World Wetlands Day 2021: Here is Why It's Important to Save Wetlands
February 2 each year is the World Wetlands Day, marking the adoption of the Convention on Wetlands in 1971 in the Iranian city of Ramsar. The United Nations Educational, Scientific and Cultural Organization (UNESCO) announces a theme for the day, and it's 'Wetlands and Water' this year.
The 2021 campaign underscores the significance of wetlands to "the quantity and quality of freshwater on our planet".
Wetlands are land areas, which are seasonally or permanently flooded with water. The Ramsar Convention's definition for wetlands includes "areas of marsh, fen, peatland or water, whether natural or artificial, permanent or temporary, with water that is static or flowing, fresh, brackish or salt, including areas of marine water the depth of which, at low tides, does not exceed six meters".
Fishponds, rice paddies, and saltpans are human-made wetlands.
India has 42 sites designated as Wetlands of International Importance. On Tuesday, Health Minister Dr Harsh Vardhan took to Twitter and said that while being a "critical source of freshwater", the wetlands are also vital to the health and wellbeing of our planet.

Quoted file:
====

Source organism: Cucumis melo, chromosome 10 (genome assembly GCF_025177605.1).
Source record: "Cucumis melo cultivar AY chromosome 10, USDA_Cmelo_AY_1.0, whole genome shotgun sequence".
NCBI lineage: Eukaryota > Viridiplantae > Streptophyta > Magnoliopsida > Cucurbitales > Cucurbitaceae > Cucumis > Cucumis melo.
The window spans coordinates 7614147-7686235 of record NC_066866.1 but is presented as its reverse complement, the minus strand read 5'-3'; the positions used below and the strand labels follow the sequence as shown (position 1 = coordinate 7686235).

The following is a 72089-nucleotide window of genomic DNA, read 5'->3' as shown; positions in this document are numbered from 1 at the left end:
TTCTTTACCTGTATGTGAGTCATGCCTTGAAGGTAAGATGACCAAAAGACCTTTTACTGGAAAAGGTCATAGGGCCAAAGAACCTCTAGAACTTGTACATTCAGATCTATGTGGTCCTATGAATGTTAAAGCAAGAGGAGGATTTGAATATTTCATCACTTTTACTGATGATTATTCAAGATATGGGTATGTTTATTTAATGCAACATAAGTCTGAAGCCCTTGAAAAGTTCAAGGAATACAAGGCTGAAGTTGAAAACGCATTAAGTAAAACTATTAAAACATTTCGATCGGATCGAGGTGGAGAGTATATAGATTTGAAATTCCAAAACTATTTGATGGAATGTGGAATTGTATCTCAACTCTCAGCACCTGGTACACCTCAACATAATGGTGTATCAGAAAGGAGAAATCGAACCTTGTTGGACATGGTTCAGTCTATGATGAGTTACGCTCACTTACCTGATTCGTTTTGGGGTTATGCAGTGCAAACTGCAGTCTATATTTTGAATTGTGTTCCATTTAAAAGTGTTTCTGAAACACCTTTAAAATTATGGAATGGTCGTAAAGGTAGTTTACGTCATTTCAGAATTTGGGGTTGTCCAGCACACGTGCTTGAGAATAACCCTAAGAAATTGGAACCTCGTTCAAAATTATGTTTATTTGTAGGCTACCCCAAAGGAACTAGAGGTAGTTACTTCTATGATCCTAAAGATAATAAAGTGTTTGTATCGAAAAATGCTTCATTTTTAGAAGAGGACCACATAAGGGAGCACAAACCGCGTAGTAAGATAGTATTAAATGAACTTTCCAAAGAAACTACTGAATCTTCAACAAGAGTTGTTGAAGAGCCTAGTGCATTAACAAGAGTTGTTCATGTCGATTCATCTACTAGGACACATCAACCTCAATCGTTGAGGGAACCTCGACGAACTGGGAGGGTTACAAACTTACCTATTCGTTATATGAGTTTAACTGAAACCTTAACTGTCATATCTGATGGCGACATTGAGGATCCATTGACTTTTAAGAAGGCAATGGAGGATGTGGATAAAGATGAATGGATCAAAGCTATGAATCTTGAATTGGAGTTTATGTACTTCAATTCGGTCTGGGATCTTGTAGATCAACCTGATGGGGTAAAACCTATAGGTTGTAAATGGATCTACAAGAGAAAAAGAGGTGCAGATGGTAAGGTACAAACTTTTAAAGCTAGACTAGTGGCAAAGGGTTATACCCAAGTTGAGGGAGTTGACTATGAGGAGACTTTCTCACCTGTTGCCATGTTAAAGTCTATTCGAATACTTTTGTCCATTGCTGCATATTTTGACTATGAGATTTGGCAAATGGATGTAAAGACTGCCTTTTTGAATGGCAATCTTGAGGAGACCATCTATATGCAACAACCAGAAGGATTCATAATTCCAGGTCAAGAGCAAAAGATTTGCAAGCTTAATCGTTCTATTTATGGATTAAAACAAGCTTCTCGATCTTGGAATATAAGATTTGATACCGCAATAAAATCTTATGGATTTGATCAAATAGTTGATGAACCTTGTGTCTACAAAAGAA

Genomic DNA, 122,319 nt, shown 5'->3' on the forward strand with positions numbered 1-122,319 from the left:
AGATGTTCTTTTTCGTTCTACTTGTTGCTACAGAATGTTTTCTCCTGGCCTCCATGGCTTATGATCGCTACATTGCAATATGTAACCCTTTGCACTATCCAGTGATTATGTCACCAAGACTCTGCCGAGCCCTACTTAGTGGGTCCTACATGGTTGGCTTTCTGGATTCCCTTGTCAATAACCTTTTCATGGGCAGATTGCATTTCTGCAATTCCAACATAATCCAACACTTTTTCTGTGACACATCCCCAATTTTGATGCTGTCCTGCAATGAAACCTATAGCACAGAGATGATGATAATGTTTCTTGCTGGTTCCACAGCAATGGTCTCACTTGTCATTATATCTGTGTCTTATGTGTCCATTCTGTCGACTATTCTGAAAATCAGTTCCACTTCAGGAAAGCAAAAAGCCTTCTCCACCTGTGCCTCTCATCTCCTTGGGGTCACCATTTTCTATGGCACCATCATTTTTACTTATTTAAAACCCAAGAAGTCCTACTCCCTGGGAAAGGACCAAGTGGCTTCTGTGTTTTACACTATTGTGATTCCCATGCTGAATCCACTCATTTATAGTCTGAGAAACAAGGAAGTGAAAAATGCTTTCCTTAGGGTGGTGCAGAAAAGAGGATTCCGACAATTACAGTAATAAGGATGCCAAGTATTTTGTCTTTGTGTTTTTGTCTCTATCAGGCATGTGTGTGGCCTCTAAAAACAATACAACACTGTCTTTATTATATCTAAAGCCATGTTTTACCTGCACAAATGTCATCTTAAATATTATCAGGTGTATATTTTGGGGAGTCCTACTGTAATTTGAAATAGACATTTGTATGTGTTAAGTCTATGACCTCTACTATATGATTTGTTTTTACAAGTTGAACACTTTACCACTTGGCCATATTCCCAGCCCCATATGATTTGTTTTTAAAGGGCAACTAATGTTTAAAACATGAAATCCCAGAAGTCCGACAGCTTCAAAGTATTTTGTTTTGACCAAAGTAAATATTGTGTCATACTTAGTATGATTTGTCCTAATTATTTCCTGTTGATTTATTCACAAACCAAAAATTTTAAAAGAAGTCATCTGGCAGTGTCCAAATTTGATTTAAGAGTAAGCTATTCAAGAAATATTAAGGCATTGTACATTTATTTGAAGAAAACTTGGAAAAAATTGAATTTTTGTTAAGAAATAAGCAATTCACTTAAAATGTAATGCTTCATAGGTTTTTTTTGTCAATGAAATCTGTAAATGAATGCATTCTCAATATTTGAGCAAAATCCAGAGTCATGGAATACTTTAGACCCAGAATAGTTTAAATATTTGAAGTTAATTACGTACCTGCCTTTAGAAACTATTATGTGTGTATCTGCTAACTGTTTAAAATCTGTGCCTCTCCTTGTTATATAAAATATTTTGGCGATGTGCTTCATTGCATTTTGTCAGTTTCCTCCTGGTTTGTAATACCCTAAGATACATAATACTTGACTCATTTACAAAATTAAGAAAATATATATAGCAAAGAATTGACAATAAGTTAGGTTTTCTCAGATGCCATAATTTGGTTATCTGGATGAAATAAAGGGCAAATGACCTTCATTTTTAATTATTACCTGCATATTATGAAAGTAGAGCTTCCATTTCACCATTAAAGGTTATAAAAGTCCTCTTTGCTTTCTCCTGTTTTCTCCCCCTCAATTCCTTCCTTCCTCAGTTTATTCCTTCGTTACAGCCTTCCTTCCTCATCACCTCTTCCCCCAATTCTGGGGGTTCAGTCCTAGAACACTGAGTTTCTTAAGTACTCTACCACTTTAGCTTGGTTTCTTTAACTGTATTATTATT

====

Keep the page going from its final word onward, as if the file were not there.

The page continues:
"This #WorldWetlandsDay2021, help spread awareness for conservation of this ecosystem of rich biodiversity," he added.
Reasons to save wetlands:
Wetlands are critical for human survival. They provide the water and productivity upon which countless species of plants and animals rely for survival.
Ranging from freshwater supply, food and building materials, and biodiversity, to flood control, groundwater recharge, and climate change mitigation, Wetlands are essential for “ecosystem services”.
They protect our shores from wave action, reduce the impacts of floods, absorb pollutants and improve water quality.
Wetlands store water and help us deal with dry seasons when there is little rainfall. They also reduce carbon emissions.
Wetlands provide good areas for grazing, along with a supply of running water, can be beneficial to farming livestock.